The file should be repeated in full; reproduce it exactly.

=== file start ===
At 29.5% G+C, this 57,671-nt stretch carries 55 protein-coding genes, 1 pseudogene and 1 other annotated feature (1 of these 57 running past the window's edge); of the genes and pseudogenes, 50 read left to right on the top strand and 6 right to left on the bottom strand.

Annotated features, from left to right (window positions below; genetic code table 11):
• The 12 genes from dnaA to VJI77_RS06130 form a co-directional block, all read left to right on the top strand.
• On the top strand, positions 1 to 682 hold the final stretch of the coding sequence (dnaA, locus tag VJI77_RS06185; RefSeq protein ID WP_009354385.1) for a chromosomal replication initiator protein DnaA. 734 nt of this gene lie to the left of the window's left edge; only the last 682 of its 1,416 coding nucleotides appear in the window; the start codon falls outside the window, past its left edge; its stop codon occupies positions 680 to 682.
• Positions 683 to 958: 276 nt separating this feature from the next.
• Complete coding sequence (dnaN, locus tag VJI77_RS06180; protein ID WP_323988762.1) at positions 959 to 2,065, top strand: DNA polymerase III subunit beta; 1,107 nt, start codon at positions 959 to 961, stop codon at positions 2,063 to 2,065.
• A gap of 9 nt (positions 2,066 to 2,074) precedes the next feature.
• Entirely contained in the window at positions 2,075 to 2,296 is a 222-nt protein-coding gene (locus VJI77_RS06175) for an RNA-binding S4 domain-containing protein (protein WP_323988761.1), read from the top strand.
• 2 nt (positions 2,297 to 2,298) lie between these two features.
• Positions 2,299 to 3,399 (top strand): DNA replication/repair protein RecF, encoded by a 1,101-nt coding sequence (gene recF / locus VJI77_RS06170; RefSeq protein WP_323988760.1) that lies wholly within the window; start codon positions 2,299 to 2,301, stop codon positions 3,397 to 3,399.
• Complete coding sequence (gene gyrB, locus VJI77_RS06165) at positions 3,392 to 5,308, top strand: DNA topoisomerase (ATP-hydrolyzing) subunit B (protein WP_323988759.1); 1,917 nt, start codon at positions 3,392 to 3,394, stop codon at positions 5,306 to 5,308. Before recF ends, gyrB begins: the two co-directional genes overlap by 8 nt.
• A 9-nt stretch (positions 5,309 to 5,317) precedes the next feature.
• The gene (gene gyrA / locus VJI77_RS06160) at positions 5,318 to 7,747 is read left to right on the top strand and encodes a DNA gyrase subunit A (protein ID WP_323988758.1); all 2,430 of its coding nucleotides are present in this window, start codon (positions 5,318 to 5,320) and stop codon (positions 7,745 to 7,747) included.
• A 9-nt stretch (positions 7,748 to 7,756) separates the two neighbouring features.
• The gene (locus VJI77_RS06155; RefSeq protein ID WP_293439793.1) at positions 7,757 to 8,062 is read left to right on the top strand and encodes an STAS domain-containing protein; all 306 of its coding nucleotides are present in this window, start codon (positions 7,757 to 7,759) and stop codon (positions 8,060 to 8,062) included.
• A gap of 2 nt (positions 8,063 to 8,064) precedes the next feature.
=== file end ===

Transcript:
At 29.5% G+C, this 57,671-nt stretch carries 55 protein-coding genes, 1 pseudogene and 1 other annotated feature (1 of these 57 running past the window's edge); of the genes and pseudogenes, 50 read left to right on the top strand and 6 right to left on the bottom strand.

Annotated features, from left to right (window positions below; genetic code table 11):
• The 12 genes from dnaA to VJI77_RS06130 form a co-directional block, all read left to right on the top strand.
• On the top strand, positions 1 to 682 hold the final stretch of the coding sequence (dnaA, locus tag VJI77_RS06185; RefSeq protein ID WP_009354385.1) for a chromosomal replication initiator protein DnaA. 734 nt of this gene lie to the left of the window's left edge; only the last 682 of its 1,416 coding nucleotides appear in the window; the start codon falls outside the window, past its left edge; its stop codon occupies positions 680 to 682.
• Positions 683 to 958: 276 nt separating this feature from the next.
• Complete coding sequence (dnaN, locus tag VJI77_RS06180; protein ID WP_323988762.1) at positions 959 to 2,065, top strand: DNA polymerase III subunit beta; 1,107 nt, start codon at positions 959 to 961, stop codon at positions 2,063 to 2,065.
• A gap of 9 nt (positions 2,066 to 2,074) precedes the next feature.
• Entirely contained in the window at positions 2,075 to 2,296 is a 222-nt protein-coding gene (locus VJI77_RS06175) for an RNA-binding S4 domain-containing protein (protein WP_323988761.1), read from the top strand.
• 2 nt (positions 2,297 to 2,298) lie between these two features.
• Positions 2,299 to 3,399 (top strand): DNA replication/repair protein RecF, encoded by a 1,101-nt coding sequence (gene recF / locus VJI77_RS06170; RefSeq protein WP_323988760.1) that lies wholly within the window; start codon positions 2,299 to 2,301, stop codon positions 3,397 to 3,399.
• Complete coding sequence (gene gyrB, locus VJI77_RS06165) at positions 3,392 to 5,308, top strand: DNA topoisomerase (ATP-hydrolyzing) subunit B (protein WP_323988759.1); 1,917 nt, start codon at positions 3,392 to 3,394, stop codon at positions 5,306 to 5,308. Before recF ends, gyrB begins: the two co-directional genes overlap by 8 nt.
• A 9-nt stretch (positions 5,309 to 5,317) precedes the next feature.
• The gene (gene gyrA / locus VJI77_RS06160) at positions 5,318 to 7,747 is read left to right on the top strand and encodes a DNA gyrase subunit A (protein ID WP_323988758.1); all 2,430 of its coding nucleotides are present in this window, start codon (positions 5,318 to 5,320) and stop codon (positions 7,745 to 7,747) included.
• A 9-nt stretch (positions 7,748 to 7,756) separates the two neighbouring features.
• The gene (locus VJI77_RS06155; RefSeq protein ID WP_293439793.1) at positions 7,757 to 8,062 is read left to right on the top strand and encodes an STAS domain-containing protein; all 306 of its coding nucleotides are present in this window, start codon (positions 7,757 to 7,759) and stop codon (positions 8,060 to 8,062) included.
• A gap of 2 nt (positions 8,063 to 8,064) precedes the next feature.